As BYOD (bring your own device) continues to gain in popularity among employers, some industries may face serious risk—particularly the health care industry.
According to a survey released last year by Aruba Networks, 85 percent of hospitals allow BYOD among their employees. But some warn, with the new rules under the Health Insurance Portability and Accountability Act (HIPAA), hospitals are walking a fine line with regard to possible violations—each of which could mean a $50,000 fine.
The new rules, which went into effect earlier this week, requires business associates that handle patient health information as part of the services they provide to these covered entities to adhere to all HIPAA rules. Additionally, they increase patient privacy protections, explain new rights to people to access their health information, and give the Department of Human Services greater ability to enforce the law.
But some experts believe hospitals are at the greatest risk of violating the new law.
“Most hospitals are grossly noncompliant,” Ryan Kalember, chief product officer at WatchDox, told the Wall Street Journal (WSJ). “All clinical staff and most administrative staff are just doing what they can to get things done … sharing information and not having any sort of an audit trail is really problematic. That is a HITECH violation and a HIPAA violation.”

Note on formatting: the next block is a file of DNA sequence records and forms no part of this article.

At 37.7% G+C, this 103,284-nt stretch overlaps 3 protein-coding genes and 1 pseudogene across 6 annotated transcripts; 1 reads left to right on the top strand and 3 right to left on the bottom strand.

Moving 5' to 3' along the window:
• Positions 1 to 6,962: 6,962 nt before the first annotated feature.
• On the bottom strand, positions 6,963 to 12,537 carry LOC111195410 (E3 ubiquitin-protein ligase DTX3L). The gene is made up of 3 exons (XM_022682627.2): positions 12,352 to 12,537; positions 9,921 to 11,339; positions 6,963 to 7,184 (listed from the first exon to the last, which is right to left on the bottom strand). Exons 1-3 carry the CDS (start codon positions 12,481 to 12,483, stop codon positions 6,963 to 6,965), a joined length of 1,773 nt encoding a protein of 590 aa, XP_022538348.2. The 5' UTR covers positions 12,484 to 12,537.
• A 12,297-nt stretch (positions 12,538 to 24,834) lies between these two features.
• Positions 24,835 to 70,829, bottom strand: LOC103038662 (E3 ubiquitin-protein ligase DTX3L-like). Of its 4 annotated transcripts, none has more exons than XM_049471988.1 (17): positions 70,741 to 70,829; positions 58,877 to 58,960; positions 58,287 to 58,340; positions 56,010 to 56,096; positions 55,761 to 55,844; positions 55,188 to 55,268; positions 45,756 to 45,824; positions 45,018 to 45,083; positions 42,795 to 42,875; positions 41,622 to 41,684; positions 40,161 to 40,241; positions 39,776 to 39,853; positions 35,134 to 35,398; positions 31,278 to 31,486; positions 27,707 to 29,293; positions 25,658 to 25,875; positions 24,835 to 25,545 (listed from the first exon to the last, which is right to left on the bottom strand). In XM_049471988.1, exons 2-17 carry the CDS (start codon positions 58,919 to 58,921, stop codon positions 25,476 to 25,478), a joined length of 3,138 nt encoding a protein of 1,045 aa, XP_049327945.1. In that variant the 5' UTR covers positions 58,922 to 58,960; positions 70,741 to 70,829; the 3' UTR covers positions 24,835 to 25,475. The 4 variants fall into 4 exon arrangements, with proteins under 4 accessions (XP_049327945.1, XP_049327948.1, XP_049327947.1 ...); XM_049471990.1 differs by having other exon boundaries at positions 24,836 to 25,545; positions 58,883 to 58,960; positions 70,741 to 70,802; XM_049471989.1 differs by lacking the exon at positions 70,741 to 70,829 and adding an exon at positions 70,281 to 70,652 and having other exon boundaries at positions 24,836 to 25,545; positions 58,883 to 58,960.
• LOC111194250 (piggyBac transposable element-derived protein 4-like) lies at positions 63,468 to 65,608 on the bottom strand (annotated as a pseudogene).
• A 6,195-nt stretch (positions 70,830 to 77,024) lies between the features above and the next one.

The responsibility that health care providers use proper precautions and technology—such as secured and encrypted systems—when allowing BYOD in the workplace lies on the employer, Kalember explained.
While the updated rules are new, experts say now is the time for hospitals to update their systems to ensure compliance.
Stephen Li, chief information officer at Jersey City Medical Center, told the WSJ that the key is to make sure records are protected but implement a system that is easy to use, as doctors and nurses need to spend their time focusing on the needs of their patients and not on whether their emails are secure.
Read more about this and best practices around the new HIPAA rules on the WSJ.
For more HIPAA stories on InsideCounsel, see: